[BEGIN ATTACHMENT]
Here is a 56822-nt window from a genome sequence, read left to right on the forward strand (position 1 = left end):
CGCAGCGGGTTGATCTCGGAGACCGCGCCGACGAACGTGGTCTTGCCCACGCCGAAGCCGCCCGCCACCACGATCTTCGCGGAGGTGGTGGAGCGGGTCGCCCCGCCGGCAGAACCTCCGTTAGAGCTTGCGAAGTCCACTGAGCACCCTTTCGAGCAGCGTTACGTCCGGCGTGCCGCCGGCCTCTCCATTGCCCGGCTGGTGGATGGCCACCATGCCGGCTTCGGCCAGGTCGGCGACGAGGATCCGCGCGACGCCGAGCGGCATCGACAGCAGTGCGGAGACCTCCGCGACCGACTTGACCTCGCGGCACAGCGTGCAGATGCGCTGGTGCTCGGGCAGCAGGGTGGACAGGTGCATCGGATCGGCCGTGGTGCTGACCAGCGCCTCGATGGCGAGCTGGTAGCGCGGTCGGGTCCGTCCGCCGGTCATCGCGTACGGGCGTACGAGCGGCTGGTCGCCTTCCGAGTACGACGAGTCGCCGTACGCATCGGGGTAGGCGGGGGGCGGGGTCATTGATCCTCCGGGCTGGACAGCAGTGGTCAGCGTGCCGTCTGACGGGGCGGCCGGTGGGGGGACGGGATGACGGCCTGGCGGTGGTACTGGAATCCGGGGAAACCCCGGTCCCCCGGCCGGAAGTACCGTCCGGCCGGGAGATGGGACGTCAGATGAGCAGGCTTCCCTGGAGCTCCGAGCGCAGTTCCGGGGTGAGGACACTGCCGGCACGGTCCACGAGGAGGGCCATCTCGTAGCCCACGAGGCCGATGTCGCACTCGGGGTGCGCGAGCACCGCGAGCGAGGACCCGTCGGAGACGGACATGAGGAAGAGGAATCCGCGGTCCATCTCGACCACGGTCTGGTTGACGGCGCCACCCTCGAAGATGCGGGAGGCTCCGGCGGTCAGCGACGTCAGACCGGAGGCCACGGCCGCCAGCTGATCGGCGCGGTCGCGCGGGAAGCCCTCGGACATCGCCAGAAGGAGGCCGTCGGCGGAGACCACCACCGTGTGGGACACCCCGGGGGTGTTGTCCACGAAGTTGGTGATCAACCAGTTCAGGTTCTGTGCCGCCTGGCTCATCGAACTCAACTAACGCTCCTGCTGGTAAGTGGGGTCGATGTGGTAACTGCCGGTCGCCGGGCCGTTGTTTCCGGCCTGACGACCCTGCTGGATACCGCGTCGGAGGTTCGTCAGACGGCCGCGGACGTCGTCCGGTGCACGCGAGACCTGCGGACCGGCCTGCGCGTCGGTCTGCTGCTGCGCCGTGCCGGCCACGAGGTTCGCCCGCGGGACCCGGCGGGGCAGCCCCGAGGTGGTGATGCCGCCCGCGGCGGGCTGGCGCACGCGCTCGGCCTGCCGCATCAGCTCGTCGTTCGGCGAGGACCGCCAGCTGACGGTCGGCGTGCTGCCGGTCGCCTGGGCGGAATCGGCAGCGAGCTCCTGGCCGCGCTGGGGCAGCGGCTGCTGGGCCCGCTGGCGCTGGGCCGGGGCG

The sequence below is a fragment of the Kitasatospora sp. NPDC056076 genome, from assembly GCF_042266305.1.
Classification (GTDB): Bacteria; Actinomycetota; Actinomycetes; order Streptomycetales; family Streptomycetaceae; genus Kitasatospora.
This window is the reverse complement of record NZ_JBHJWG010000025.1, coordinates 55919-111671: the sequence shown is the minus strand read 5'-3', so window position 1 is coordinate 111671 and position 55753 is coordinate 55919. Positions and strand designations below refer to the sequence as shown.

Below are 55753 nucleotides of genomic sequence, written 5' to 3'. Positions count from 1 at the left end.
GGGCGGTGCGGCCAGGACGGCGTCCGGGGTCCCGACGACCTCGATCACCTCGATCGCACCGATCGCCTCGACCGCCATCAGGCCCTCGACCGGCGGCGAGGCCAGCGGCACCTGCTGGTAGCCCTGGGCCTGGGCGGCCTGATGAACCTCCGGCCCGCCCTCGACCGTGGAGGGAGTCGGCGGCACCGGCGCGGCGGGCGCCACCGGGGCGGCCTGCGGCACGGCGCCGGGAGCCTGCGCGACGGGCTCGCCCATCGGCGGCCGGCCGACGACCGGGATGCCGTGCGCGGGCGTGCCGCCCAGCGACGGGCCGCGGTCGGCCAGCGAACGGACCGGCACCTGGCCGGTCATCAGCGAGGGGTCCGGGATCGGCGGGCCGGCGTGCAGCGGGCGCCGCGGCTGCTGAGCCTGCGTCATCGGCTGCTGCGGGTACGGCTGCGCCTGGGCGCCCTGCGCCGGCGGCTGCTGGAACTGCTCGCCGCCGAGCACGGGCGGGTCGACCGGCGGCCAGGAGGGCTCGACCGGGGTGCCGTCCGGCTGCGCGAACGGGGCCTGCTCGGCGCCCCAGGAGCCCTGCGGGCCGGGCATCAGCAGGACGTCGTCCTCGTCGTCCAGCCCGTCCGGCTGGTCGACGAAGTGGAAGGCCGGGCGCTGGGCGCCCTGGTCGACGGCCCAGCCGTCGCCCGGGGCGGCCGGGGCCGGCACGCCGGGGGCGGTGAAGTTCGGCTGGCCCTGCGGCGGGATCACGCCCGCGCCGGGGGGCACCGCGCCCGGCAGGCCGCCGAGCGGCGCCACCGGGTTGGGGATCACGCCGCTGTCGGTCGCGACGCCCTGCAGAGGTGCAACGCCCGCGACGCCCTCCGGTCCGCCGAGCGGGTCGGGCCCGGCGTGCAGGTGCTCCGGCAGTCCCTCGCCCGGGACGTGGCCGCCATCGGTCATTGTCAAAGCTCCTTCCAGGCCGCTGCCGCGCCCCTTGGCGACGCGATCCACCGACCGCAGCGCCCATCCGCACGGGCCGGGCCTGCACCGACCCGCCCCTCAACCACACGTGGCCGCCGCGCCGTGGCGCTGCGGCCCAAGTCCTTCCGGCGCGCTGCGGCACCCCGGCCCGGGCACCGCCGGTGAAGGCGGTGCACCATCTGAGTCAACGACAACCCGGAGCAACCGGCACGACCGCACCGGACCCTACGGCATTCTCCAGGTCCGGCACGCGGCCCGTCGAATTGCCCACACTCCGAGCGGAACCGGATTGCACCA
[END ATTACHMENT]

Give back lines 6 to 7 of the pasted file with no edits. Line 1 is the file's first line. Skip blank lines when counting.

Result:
Below are 55753 nucleotides of genomic sequence, written 5' to 3'. Positions count from 1 at the left end.
GGGCGGTGCGGCCAGGACGGCGTCCGGGGTCCCGACGACCTCGATCACCTCGATCGCACCGATCGCCTCGACCGCCATCAGGCCCTCGACCGGCGGCGAGGCCAGCGGCACCTGCTGGTAGCCCTGGGCCTGGGCGGCCTGATGAACCTCCGGCCCGCCCTCGACCGTGGAGGGAGTCGGCGGCACCGGCGCGGCGGGCGCCACCGGGGCGGCCTGCGGCACGGCGCCGGGAGCCTGCGCGACGGGCTCGCCCATCGGCGGCCGGCCGACGACCGGGATGCCGTGCGCGGGCGTGCCGCCCAGCGACGGGCCGCGGTCGGCCAGCGAACGGACCGGCACCTGGCCGGTCATCAGCGAGGGGTCCGGGATCGGCGGGCCGGCGTGCAGCGGGCGCCGCGGCTGCTGAGCCTGCGTCATCGGCTGCTGCGGGTACGGCTGCGCCTGGGCGCCCTGCGCCGGCGGCTGCTGGAACTGCTCGCCGCCGAGCACGGGCGGGTCGACCGGCGGCCAGGAGGGCTCGACCGGGGTGCCGTCCGGCTGCGCGAACGGGGCCTGCTCGGCGCCCCAGGAGCCCTGCGGGCCGGGCATCAGCAGGACGTCGTCCTCGTCGTCCAGCCCGTCCGGCTGGTCGACGAAGTGGAAGGCCGGGCGCTGGGCGCCCTGGTCGACGGCCCAGCCGTCGCCCGGGGCGGCCGGGGCCGGCACGCCGGGGGCGGTGAAGTTCGGCTGGCCCTGCGGCGGGATCACGCCCGCGCCGGGGGGCACCGCGCCCGGCAGGCCGCCGAGCGGCGCCACCGGGTTGGGGATCACGCCGCTGTCGGTCGCGACGCCCTGCAGAGGTGCAACGCCCGCGACGCCCTCCGGTCCGCCGAGCGGGTCGGGCCCGGCGTGCAGGTGCTCCGGCAGTCCCTCGCCCGGGACGTGGCCGCCATCGGTCATTGTCAAAGCTCCTTCCAGGCCGCTGCCGCGCCCCTTGGCGACGCGATCCACCGACCGCAGCGCCCATCCGCACGGGCCGGGCCTGCACCGACCCGCCCCTCAACCACACGTGGCCGCCGCGCCGTGGCGCTGCGGCCCAAGTCCTTCCGGCGCGCTGCGGCACCCCGGCCCGGGCACCGCCGGTGAAGGCGGTGCACCATCTGAGTCAACGACAACCCGGAGCAACCGGCACGACCGCACCGGACCCTACGGCATTCTCCAGGTCCGGCACGCGGCCCGTCGAATTGCCCACACTCCGAGCGGAACCGGATTGCACCA